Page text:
Harvard Doctor – Steven Schlozman, MD – Psychiatrist of Zombies
Steven Schlozman, M.D., is an Associate Director of Medical Student Education in Psychiatry for Harvard Medical School. He has written about the “allure” of the apocalypse in Psychology Today and better yet, he’s analyzes the brains of zombies.
He has written a popular book “Zombie Autopsies” and he also gave a recent half hour lecture in which he analyzes fictional zombies to thoroughly discuss parts of the human brain anatomy. His discussion is funny and educational – full video of his lecture in this link: PODCAST: Harvard psychologist explains the science of zombies).
This is reminiscent of Drezner’s work on zombie in international politics and other academics using fictional representations of zombies to explain their academic discipline in an enjoyable way.
Also it is similar to my recent ZombieLaw post “I am America’s Wernicke’s area” responding to the Forbes piece about the amygdala and America’s political fears. The rhetoric of neuroscience in popular culture is undoubtedly related to the zombie rhetoric. We are a society faced with new technologies changing the way we understand the world and yet the major questions of consciousness remain uncertain.
Recently a commenter to this blog asked if we are becoming desensitized to zombies. I think we are definitely becoming desensitized to neuroscience and embracing the language in advance of really knowing what the words mean. Or rather, we know what the words mean but that’s all we know.
It’s really awesome the way Schlozman and Drezner have made the vocabulary of their domains more easily accessible (humanized?) through zombie metaphors. But at what cost? Does it reveal any underlying inhumanity in both their fields (brain science and international politics)? At the end of his talk Dr. Schlozman hopes no one will think his interest in zombies causes him to take his profession as a doctor any less seriously. Given the quality of brain science in his talk, I don’t for a moment doubt his seriousness as a doctor and isn’t that precisely the point; from a techno-medical perspective on the body, humans have always been (at least partly) zombies (and as medical records become further computerized, cybernetic zombies). And governments, deriving from a history of feudalism, have always seen the people as zombies.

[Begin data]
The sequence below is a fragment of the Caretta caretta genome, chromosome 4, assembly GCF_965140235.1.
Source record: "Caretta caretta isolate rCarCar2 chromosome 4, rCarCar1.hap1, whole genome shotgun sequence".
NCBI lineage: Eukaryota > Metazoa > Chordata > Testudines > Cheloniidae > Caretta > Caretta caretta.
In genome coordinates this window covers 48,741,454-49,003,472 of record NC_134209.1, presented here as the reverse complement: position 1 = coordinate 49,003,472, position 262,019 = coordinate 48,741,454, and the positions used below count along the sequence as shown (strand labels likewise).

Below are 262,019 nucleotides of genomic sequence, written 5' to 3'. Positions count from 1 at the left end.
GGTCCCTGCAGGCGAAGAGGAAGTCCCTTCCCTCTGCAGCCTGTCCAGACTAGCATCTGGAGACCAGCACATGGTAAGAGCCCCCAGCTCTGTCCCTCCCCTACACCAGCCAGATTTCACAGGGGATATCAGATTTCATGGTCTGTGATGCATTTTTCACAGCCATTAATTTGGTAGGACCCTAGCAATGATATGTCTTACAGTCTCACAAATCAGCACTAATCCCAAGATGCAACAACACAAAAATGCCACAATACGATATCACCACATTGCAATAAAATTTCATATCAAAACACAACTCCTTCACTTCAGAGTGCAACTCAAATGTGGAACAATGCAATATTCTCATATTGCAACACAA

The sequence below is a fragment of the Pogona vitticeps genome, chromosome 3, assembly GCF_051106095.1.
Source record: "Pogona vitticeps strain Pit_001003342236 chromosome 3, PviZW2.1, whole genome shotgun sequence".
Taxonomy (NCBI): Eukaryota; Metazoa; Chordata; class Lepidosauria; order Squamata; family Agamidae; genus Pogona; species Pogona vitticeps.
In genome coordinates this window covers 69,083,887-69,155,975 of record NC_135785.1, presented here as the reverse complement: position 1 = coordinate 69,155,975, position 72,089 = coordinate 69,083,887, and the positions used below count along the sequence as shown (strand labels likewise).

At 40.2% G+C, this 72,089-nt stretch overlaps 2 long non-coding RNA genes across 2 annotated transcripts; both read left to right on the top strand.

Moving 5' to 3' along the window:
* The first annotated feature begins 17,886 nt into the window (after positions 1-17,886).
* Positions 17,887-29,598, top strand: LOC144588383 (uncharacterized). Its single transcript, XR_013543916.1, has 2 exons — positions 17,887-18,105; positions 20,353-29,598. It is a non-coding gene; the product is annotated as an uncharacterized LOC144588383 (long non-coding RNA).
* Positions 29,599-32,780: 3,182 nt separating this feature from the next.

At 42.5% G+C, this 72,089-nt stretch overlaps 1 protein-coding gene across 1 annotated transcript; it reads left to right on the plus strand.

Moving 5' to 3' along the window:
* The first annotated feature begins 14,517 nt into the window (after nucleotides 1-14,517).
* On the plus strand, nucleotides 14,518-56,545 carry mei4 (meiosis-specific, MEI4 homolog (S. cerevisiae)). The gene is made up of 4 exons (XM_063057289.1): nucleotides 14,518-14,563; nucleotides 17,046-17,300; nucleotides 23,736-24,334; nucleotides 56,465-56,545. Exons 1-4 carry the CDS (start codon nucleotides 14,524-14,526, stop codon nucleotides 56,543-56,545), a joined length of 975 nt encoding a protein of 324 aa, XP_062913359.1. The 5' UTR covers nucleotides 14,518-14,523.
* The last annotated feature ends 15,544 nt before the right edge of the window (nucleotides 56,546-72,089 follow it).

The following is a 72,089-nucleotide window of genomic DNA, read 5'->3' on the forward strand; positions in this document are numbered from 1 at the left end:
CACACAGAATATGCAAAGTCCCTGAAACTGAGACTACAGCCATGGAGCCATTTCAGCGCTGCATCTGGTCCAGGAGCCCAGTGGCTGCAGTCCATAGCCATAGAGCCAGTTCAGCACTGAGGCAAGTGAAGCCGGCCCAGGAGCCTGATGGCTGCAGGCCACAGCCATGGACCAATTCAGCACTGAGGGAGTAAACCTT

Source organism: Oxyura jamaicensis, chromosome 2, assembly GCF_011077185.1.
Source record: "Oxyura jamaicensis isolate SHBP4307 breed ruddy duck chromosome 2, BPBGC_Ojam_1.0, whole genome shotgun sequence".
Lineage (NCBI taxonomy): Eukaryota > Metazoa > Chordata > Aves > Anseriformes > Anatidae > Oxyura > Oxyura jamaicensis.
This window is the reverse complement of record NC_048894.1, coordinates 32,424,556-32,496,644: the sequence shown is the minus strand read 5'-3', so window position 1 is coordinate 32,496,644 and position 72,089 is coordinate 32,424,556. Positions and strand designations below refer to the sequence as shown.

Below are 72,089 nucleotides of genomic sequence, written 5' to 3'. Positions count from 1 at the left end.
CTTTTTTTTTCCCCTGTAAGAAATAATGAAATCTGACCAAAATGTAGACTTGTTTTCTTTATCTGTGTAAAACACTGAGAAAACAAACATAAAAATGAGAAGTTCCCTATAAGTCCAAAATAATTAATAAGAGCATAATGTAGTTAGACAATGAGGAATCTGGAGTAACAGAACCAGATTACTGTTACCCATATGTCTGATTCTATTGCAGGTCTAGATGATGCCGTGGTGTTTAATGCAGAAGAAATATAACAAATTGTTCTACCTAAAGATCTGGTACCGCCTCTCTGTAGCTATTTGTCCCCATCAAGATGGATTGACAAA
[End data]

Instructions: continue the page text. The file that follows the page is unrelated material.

Unlike these works, my ZombieLaw project is not about humanizing some arcane aspects of law through fictional exploration. This blog is about actual language use; actual “zombies”. In the Federal Courts we see “zombies” associated to “corporations”, “medications”, and “criminals”. We see popular press referencing all sorts of “zombie” political expressions, and as above, academia is embracing the word. “Zombies” exist even if only as a word and mental representation. This existence demonstrates important cultural understandings about what it means to be a person and to have consciousness.